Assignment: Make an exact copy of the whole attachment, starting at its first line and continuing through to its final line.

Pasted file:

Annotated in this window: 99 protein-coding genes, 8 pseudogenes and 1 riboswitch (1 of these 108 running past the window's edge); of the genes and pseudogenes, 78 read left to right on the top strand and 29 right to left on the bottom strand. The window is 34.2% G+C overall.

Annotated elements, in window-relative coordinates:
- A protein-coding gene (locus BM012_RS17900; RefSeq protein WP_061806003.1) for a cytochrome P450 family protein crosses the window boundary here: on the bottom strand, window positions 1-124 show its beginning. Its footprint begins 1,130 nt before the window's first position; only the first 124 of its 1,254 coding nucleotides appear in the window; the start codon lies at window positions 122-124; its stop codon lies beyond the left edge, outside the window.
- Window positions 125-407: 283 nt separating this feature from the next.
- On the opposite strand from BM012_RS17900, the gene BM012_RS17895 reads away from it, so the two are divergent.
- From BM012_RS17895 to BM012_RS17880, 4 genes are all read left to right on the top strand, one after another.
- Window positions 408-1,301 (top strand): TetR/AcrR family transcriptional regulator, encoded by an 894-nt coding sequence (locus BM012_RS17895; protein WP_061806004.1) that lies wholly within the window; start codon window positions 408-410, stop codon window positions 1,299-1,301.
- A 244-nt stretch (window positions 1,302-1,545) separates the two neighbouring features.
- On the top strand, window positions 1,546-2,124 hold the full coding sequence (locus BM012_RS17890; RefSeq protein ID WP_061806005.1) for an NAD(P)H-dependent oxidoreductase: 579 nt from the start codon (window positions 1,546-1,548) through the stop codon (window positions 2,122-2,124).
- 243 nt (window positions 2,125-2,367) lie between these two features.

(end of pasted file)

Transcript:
Annotated in this window: 99 protein-coding genes, 8 pseudogenes and 1 riboswitch (1 of these 108 running past the window's edge); of the genes and pseudogenes, 78 read left to right on the top strand and 29 right to left on the bottom strand. The window is 34.2% G+C overall.

Annotated elements, in window-relative coordinates:
- A protein-coding gene (locus BM012_RS17900; RefSeq protein WP_061806003.1) for a cytochrome P450 family protein crosses the window boundary here: on the bottom strand, window positions 1-124 show its beginning. Its footprint begins 1,130 nt before the window's first position; only the first 124 of its 1,254 coding nucleotides appear in the window; the start codon lies at window positions 122-124; its stop codon lies beyond the left edge, outside the window.
- Window positions 125-407: 283 nt separating this feature from the next.
- On the opposite strand from BM012_RS17900, the gene BM012_RS17895 reads away from it, so the two are divergent.
- From BM012_RS17895 to BM012_RS17880, 4 genes are all read left to right on the top strand, one after another.
- Window positions 408-1,301 (top strand): TetR/AcrR family transcriptional regulator, encoded by an 894-nt coding sequence (locus BM012_RS17895; protein WP_061806004.1) that lies wholly within the window; start codon window positions 408-410, stop codon window positions 1,299-1,301.
- A 244-nt stretch (window positions 1,302-1,545) separates the two neighbouring features.
- On the top strand, window positions 1,546-2,124 hold the full coding sequence (locus BM012_RS17890; RefSeq protein ID WP_061806005.1) for an NAD(P)H-dependent oxidoreductase: 579 nt from the start codon (window positions 1,546-1,548) through the stop codon (window positions 2,122-2,124).
- 243 nt (window positions 2,125-2,367) lie between these two features.